The negotiations were doomed from their inception, despite some unusual circumstances favorable to the rebels. Astonishingly, the authorities acceded to the prisoners’ request to invite “observers,” notables whose presence would bring public attention to their cause and their fate. Newly appointed Commissioner of Correction Russell Oswald was a reformer. He agreed to implement almost all the prisoners’ “demands” that their basic human needs be met and due process be respected. The sticking point was amnesty for the rebels. Oswald and other doves were sidelined when Rockefeller took command. No one who wanted a peaceful resolution then had power, and no one who had power wanted a bloodless resolution. Thus no resolution involving partial amnesty and limited retribution was explored. Rockefeller distained further negotiations and authorized the use of armed force to put an end to convict defiance in the full glare of national publicity. The state police and COs retook D Yard with guns blazing under a heavy canopy of tear gas. All casualties were by gunfire, all inflicted by the state’s forces. The rebels had no guns. Nine hostages and 29 prisoners were shot to death; another 128 were injured by gunfire. Thompson’s account of the bloodlust and savagery of the retaking is a remarkable piece of history. For these men whose job it was to enforce order at the ground level, the rebellion of black convicts was terrifying and enraging. (Of course) a rumor circulated just before the yard was stormed that the rebels had emasculated a CO hostage.

Governor Rockefeller’s Ambition
and the Fear of Black Radicals

 

Thompson traces Governor Rockefeller’s response to the rebellion to his political ambition. Rockefeller wanted to run for president. He was saddled with a reputation as a liberal in a party that was moving to the right. Attica was his chance to position himself as a stalwart of law and order. But Thompson also finds that the fear of black insurrection in the prisons and beyond was endemic in government, shared by President Nixon and Governor Rockefeller and permeating the institutions of the state. The radicals of that era would no doubt have been flattered had they appreciated how serious a threat those in power believed they posed. A tragic facet of Attica is that this mindset blinded and anesthetized so many to the privation, dehumanization, and racism prisoners endured.

Decades of Litigation

 

Attica had a long aftermath in which the state of New York, prisoners, hostages, and their survivors jousted in the courts over what happened, who was to blame, who should go to prison, and who should receive compensation. In short, the cover-up began before the last shot was fired, and multiple investigations were so flawed that the state had to abandon criminal charges against almost all the prisoners originally in its crosshairs. A few prisoners and lawyers showed astonishing grit and resourcefulness in pursuing compensation for the men injured in the retaking and beaten and tortured thereafter. These heroic efforts yielded modest victories some 30 years after the carnage in D Yard. These pages are full of interest. The pattern is familiar: This is a tale of official lies and cover-up, of reprisals against truth tellers and whistleblowers, and callous indifference to those with little power.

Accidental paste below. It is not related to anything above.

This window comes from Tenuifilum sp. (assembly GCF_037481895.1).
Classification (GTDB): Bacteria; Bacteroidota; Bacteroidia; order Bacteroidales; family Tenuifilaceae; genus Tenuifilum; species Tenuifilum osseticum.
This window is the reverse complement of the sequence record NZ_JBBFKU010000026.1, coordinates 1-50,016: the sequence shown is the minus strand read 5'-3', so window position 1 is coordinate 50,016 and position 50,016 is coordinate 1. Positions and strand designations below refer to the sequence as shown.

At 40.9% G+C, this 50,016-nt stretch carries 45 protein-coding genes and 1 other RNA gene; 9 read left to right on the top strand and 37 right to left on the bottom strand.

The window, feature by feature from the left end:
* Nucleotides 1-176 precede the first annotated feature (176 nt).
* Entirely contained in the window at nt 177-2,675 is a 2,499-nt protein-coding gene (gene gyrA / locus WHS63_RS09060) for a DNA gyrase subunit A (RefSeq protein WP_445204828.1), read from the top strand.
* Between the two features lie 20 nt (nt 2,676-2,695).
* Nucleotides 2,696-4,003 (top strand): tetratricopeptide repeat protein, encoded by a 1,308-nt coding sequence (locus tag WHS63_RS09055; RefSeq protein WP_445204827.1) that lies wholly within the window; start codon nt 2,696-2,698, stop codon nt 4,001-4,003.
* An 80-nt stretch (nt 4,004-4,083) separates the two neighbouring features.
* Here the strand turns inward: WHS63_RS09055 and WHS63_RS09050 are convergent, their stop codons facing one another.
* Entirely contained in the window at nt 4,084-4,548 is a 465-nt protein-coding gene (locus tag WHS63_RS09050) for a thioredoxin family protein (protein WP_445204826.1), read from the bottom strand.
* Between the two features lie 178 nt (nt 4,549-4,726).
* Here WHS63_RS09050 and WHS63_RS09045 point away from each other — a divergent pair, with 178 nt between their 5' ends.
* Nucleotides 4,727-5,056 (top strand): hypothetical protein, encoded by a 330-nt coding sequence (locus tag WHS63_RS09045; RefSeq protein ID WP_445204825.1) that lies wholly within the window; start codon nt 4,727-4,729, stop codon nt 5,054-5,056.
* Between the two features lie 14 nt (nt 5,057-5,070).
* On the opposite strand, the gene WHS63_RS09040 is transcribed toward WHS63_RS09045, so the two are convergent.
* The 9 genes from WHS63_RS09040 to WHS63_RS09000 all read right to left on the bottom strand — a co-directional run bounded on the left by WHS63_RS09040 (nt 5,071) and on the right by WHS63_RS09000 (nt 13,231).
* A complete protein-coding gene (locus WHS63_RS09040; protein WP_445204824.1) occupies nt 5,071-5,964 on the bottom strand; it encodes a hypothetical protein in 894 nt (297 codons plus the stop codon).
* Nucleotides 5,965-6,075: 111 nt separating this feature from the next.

More Then and Now

 

Attica was and remains a maximum security prison; the majority of the 1971 rebels had been convicted of serious crimes. For this reviewer, the story of the prisoners’ manner of conducting life in D Yard is all the more significant and poignant for that fact. They demonstrated the aspirations and capabilities of those on whom society has turned its back. Thompson seems reluctant to acknowledge the import of Attica’s being a maximum security prison. She highlights examples of minor offenders thrown into the Attica mix. Then as now, it is easy to find irrationality in any prison. This shying away is perhaps the only instance of Thompson’s political sympathies coloring a history that is notably fair-minded and humane in its treatment of all its subjects (admirers of Nelson Rockefeller will disagree). I enter this cavil with both eyes on the politics of mass incarceration.

 

The well-advertised goal of current reform initiatives is to keep low-level, nonviolent offenders out of prison or to at least curtail their time in prison. These reforms are sold politically as protecting public safety by keeping the really bad people behind bars while also taking us out of the era of mass incarceration. However, the math does not work. There are too few minor criminals, relatively speaking, and too many violent and serious offenders in our prisons. More than half the inmates in state prisons are violent offenders. We will continue to be a gulag nation until or unless violent and other serious offenders are also treated as redeemable.

 

Blood in the Water could hardly be more relevant to current evasions and engagements with criminal justice.

 

About Author

ELIZABETH RAPAPORT is professor of law emerita, University of New Mexico, and lives in Brooklyn, New York.